A Year After The Titanic Sank Beneath The Waves, A Family Far Away Received A Message From The Dead

Jeremiah Burke is about to die. His ship is foundering, a terminally compromised vessel. And all around him is chaos – hundreds of people are scrambling for their lives. Resigned to his fate, Burke scribbles a message on some paper, pushes it inside an empty bottle of holy water and corks it. Then he tosses it overboard into the dark, icy waters of the Atlantic Ocean.

Prior to its fatal collision with an iceberg, the Titanic had received multiple warnings about treacherous conditions. In fact, two different vessels had contacted the ship that very night by wireless, informing them of nearby ice fields. And while the captain changed course, he did not decelerate. So the Titanic steamed towards its fate at a speed of 22 knots.

In the ship’s crow’s nest, two lookouts scanned the darkness for the jagged peaks of icebergs. However, their task was hindered by unusually still conditions. With few visible waves, it was hard to identify the edges of obstacles. Furthermore, their binoculars had been misplaced. Nonetheless, at around 11:40 p.m., approximately 460 miles south of Newfoundland in Canada, they spotted a berg and contacted the bridge.

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So first officer William Murdoch threw the engines in reverse as part of a “hard-a-starboard” turn – a turn towards the ship’s port side. But it was too late, and the ship’s side scraped along a lethal outcrop, tearing open a 300-feet-long hole. The ship started filling with water, its bow sinking. Ironically, experts now think that had the ship collided with the berg head-on, it probably would have survived.

As it was, the impact was devastating. The Royal Mail Ship (RMS) Titanic, as it was formally known, stayed afloat for approximately four more hours. During that time, the crew issued several distress signals, but they could not prevent the unfolding of a deadly catastrophe. Ultimately, some 1,500 passengers and crew died in the disaster. It was the ship’s maiden voyage.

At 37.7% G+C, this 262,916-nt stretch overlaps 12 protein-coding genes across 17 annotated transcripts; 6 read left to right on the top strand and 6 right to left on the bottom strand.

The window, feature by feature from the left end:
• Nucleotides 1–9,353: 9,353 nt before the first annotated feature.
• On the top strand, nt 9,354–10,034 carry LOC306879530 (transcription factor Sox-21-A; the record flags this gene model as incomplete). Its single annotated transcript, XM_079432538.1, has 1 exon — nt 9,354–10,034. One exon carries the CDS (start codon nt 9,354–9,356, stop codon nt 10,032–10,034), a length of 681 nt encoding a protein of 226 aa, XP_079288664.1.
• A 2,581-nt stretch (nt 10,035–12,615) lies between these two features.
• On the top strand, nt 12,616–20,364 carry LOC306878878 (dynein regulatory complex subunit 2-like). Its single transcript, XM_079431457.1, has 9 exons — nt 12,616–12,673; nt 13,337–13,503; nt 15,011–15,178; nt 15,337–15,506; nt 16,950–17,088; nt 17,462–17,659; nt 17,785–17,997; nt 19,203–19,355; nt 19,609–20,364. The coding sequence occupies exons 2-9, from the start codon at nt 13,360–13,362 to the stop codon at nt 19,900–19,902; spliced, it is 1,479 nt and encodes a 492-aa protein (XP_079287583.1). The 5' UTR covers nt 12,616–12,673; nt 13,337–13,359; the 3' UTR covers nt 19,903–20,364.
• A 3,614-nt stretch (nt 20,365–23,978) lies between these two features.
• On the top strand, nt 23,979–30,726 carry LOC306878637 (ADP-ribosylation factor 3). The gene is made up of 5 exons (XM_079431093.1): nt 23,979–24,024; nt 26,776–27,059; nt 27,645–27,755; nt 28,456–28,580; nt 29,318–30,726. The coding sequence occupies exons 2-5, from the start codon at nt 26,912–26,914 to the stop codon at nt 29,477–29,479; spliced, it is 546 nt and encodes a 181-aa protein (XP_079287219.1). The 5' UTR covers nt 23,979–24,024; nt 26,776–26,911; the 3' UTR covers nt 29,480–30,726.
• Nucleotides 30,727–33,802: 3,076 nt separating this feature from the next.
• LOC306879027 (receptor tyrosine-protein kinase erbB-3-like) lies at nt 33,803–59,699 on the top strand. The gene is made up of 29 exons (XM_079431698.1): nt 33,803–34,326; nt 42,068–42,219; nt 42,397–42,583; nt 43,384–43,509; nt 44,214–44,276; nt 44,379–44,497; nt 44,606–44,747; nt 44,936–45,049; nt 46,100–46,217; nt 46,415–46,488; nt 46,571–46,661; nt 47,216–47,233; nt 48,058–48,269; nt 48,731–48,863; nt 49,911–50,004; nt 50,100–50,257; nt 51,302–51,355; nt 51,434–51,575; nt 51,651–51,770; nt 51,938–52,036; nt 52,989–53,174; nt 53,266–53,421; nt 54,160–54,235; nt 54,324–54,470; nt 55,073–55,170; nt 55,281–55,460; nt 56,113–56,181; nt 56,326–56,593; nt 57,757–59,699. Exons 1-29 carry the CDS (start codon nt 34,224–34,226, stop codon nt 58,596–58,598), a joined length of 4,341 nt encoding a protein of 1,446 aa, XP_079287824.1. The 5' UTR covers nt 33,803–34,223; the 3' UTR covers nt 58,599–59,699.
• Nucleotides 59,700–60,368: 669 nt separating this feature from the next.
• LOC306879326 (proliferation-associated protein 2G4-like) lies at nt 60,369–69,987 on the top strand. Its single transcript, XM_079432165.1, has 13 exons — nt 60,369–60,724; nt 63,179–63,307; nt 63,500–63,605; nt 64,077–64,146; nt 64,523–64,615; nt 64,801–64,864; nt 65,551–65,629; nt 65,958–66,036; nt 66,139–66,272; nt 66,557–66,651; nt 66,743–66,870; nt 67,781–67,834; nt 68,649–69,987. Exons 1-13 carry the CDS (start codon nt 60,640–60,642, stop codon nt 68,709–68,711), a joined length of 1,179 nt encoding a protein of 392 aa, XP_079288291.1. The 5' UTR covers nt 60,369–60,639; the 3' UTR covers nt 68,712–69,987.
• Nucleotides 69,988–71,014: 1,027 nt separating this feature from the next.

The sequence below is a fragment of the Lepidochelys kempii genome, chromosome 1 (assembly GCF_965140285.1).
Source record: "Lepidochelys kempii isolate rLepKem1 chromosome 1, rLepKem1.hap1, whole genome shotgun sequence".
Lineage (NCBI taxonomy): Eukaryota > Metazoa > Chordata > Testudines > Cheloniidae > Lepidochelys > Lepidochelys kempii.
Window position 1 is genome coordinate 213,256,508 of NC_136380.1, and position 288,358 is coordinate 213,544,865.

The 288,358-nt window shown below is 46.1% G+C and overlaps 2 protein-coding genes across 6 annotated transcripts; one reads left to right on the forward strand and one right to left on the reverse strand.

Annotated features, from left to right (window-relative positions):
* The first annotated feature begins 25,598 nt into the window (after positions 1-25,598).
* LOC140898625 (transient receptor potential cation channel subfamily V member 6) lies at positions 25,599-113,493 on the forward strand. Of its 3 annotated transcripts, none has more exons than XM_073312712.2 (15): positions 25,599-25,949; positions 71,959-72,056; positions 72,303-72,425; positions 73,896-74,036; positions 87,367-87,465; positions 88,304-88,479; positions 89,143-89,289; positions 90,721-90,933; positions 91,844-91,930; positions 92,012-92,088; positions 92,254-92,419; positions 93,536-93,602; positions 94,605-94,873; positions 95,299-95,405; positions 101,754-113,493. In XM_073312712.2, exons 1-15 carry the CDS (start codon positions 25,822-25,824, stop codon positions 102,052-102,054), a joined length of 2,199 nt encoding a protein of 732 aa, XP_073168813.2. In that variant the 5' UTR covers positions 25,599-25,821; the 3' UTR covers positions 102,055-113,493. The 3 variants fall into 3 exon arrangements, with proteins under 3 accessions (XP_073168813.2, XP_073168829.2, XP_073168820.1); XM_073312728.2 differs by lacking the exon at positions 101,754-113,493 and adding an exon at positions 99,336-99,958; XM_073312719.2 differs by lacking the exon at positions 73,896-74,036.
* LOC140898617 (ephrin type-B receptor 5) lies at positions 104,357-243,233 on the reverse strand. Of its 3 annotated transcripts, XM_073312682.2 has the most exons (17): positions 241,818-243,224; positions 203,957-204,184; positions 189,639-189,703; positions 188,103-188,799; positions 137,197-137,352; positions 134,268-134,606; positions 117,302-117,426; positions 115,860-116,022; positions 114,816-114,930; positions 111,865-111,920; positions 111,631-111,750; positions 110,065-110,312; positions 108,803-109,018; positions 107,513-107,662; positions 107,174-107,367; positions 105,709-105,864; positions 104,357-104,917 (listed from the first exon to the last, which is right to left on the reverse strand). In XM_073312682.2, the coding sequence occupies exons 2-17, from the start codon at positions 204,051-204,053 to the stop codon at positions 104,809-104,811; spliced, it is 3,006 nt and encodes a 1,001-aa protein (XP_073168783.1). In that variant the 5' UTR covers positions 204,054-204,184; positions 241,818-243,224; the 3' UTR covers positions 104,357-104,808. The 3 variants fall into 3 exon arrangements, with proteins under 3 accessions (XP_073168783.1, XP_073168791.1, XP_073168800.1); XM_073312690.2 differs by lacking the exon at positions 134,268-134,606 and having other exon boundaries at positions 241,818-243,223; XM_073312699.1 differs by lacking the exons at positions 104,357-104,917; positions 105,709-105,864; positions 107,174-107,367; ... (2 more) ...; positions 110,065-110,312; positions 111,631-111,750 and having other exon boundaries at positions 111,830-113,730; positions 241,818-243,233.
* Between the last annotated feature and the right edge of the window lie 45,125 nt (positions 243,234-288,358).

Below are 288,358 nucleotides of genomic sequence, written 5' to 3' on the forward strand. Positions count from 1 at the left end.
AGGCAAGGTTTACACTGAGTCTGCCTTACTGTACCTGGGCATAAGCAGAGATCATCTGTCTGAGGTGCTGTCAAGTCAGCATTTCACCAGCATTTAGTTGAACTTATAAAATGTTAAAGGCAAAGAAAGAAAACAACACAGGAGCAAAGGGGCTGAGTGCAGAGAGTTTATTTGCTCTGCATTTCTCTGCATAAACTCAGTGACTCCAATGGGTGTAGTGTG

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Born in Glanmire, County Cork, Ireland in 1893, Burke was the youngest of seven children. A strapping 19-year-old farm boy who stood 6 foot 2 inches tall, he had grown up working on his family’s 70-acre homestead. Then, in the Spring of 1912, he resolved to visit his two sisters in Boston, America.

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Yes, the two older sisters had moved to Charlestown in Boston, Massachusetts. And they encouraged him to visit them, even sending money to help pay for his fare. So Burke planned to reside with his oldest sister Mary, who was then pregnant with her first child. Accompanying him on his transatlantic trip was his 18-year-old cousin Nora Hegarty.

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So the pair traveled to the port of Queenstown in a pony and trap belonging to Burke’s father, William. And a group of friends and relatives had gathered dockside to wave them off. Indeed, they passed on their blessings and chattered excitedly. Sadly, fate had other plans for the two.

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Now, Burke had purchased ticket number 365222 for the modern-day equivalent of around $860. And it was a third-class ticket – the cheapest and only viable option for poor people such as himself. Meanwhile, before they departed, Burke’s mother gave him the bottle of Holy Water which he would later toss into the sea.

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While abroad, Burke and Hegarty made friends with their fellow travelers, one Eugene Daly among them, who was a 29-year-old mechanic and weaver from Cork. And he’d decided to cross the pond after toiling for more than 10 years in local wool mills. As we’re about to find out, Daly was a particularly musical chap.

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Yes, Among Daly’s possessions was a set of traditional Irish uilleann pipes. In fact, Daly was a piper in several local bands including the Gaelic League, the Irish National Foresters Band and the Clan Uisneach War Pipers’ Band. And he reportedly played as the Titanic set sail from Queenstown, earning the applause and admiration of his shipmates.